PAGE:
10. LB Roquan Smith, Georgia
11. S Derwin James, Florida State
12. QB Baker Mayfield, Oklahoma
13. OT Connor Williams, Texas
14. CB Josh Jackson, Iowa
15. WR Calvin Ridley, Alabama
16. RB Derrius Guice, LSU
17. RB Ronald Jones, USC
18. EDGE Harold Landry, Boston College
19. LB Rashaan Evans, Alabama
20. C Billy Price, Ohio State
21. LB Leighton Vander Esch, Boise State
22. RB Sony Michel, Georgia
23. EDGE Marcus Davenport, UTSA
24. OT Mike McGlinchey, Notre Dame
25. C James Daniels, Iowa
26. OG Isaiah Wynn, Georgia
27. DL Vita Vea, Washington
28. DL Maurice Hurst, Michigan
29. CB Isaiah Oliver, Colorado
30. DL Da'Ron Payne, Alabama
31. EDGE Arden Key, LSU
32. LB Malik Jefferson, Texas
6. Here's a draft note to file away for when you're reading mock drafts—defensive coordinator Matt Eberflus says the Indianapolis Colts are planning a move to a 4-3 defense.
This means more athletes on the edges, which fits perfectly with NC State's Bradley Chubb as a selection at pick No. 3 overall. The Colts have a strong, young secondary in place but could rework the entire front seven this offseason.
There have been a lot of problems for the Colts as of late, but one major issue was a lack of speed in the pass rush. That should change this spring.
5. Good news for NFL draft fans—ESPN announced that Kirk Herbstreit will join the desk to break down players. Herbstreit will take Jon Gruden's place on the main desk and should add great energy to the crew. He also knows these players well after watching them all in college over the past three or four seasons.
4. NFL Draft Sleeper: RB Nyheim Hines, North Carolina State.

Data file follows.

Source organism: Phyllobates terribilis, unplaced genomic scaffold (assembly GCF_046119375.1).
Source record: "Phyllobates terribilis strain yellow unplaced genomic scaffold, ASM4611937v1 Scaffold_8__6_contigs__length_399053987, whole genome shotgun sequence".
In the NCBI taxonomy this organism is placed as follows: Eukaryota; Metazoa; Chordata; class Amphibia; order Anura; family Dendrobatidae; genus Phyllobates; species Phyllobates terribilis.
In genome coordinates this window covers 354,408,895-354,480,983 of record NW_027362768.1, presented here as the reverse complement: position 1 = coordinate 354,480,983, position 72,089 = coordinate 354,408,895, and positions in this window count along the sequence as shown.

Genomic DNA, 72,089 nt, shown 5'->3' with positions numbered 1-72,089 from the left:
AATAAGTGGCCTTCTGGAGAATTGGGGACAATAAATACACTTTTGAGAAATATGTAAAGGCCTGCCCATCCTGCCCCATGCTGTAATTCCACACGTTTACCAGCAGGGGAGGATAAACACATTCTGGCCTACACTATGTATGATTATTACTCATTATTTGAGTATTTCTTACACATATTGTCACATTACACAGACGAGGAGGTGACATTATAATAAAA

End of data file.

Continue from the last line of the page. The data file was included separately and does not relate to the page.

A fast, electric, dual-threat running back with sprinter speed, Nyheim Hines has a chance to blow up the NFL Scouting Combine and put himself into the top-100 conversation. He doesn't profile as an every-down back at 5'9", 200 pounds, but he could be a dynamic change-of-pace back with the added bonus of being a good receiver out of the backfield.
3. NFL Draft Riser: QB Kyle Lauletta, Richmond.
A strong showing at the Senior Bowl got the NFL talking about Kyle Lauletta, and now that momentum is carrying to the scouting combine. With an athletic build, a quick release and accuracy that improved every day in Mobile, there is a lot of intrigue about Lauletta as a developmental prospect late on Day 2.
2. NFL Draft Faller: DT Derrick Nnadi, Florida State.
At the midseason point there was considerable talk about Derrick Nnadi as a first-round prospect, but that talk has faded now that more film is being evaluated. The 6'1", 300-pounder has good quickness and is still a solid player, but he's more likely to be drafted outside the top 50.
1. A new Stick to Football episode is ready for download—and if you haven't already, subscribe and leave a five-star review!
This week, Connor Rogers and I are joined by Iowa cornerback Josh Jackson to talk draft fits and what to do in Iowa City on a Friday night. We close the show out with your questions in #DraftonDraft.
Matt Miller covers the NFL and NFL draft for Bleacher Report.